The idea of exit as resistance should not be underestimated. It deserves careful scrutiny, at least from two directions. On the one hand it is fairly obvious that it serves an ideological function, legitimizing or rationalizing a withdrawal from political activity under the pretext of offering resistance. But on the other, it can't be denied that exit can be a quite efficient weapen under some circumstances (provided that the opponent is dependent on your participation and you have access to good alternatives - see Hirschman!). Besides, to a person traumatized by defeat, there might not be much more to do in the way of resistance than to withdraw and take shelter in the undergrowth in order to recover his or her strength, to pick up a gun while running, so as to fight another day. Running or taking shelter all the time, however, is hardly pleasant, and to a recovering person, it is crucial to identify the moment when flight can stop and offensive action is again possible.

Let me now turn to a specific problem. How can the "undergrowth" be specified theoretically in relation to the notion of the public sphere?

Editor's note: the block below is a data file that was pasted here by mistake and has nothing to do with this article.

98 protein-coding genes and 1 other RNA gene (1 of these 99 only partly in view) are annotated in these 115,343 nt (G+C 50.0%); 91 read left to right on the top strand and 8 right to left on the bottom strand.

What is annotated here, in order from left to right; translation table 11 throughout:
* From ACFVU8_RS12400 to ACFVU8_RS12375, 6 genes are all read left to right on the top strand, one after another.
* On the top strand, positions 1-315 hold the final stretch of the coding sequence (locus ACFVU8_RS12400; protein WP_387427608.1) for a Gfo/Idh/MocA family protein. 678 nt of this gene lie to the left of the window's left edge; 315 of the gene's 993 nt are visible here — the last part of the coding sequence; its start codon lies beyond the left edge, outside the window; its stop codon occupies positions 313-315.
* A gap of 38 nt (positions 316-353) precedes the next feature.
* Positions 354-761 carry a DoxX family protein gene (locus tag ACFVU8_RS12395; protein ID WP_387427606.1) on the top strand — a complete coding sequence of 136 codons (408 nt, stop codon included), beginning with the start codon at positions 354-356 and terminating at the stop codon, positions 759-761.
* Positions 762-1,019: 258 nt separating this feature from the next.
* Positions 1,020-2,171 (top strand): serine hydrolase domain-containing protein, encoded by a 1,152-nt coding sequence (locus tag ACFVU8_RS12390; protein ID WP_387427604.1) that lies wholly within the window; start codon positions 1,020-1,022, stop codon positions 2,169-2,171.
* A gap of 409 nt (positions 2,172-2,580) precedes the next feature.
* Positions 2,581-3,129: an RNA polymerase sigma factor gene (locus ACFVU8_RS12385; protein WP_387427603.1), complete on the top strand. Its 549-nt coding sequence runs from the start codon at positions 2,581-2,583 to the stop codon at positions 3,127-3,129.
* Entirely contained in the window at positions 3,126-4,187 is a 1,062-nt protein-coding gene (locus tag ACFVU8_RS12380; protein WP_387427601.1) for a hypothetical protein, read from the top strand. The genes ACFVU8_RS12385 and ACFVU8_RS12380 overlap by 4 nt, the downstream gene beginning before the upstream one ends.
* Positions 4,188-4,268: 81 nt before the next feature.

Towards the end of his life Deleuze sketched the theory of the control society. This theory shows how ambiguous the relation of the "undergrowth" is to the public sphere. For instance, he points out that the fact that communication is the life-nerve of control-societies means that “[t]he key thing may be to create vacuoles of noncommunication, circuit breakers, so we can elude control” (Deleuze, Negotiations, Columbia University Press 1990:175). This sounds like an advocacy of exit from the public sphere, the latter being viewed as a site of pervasive control and monitoring. However, flight teems with possibilities of counter-forays into public communication in a way which both upsets it and marks a return to the public sphere. Viruses and computer piracy, he suggests, will replace strikes and sabotage: “We’ve got to hijack speech” (ibid). The question we should now ask is: is “hijacking” a form of participation in public communication or something opposed to it?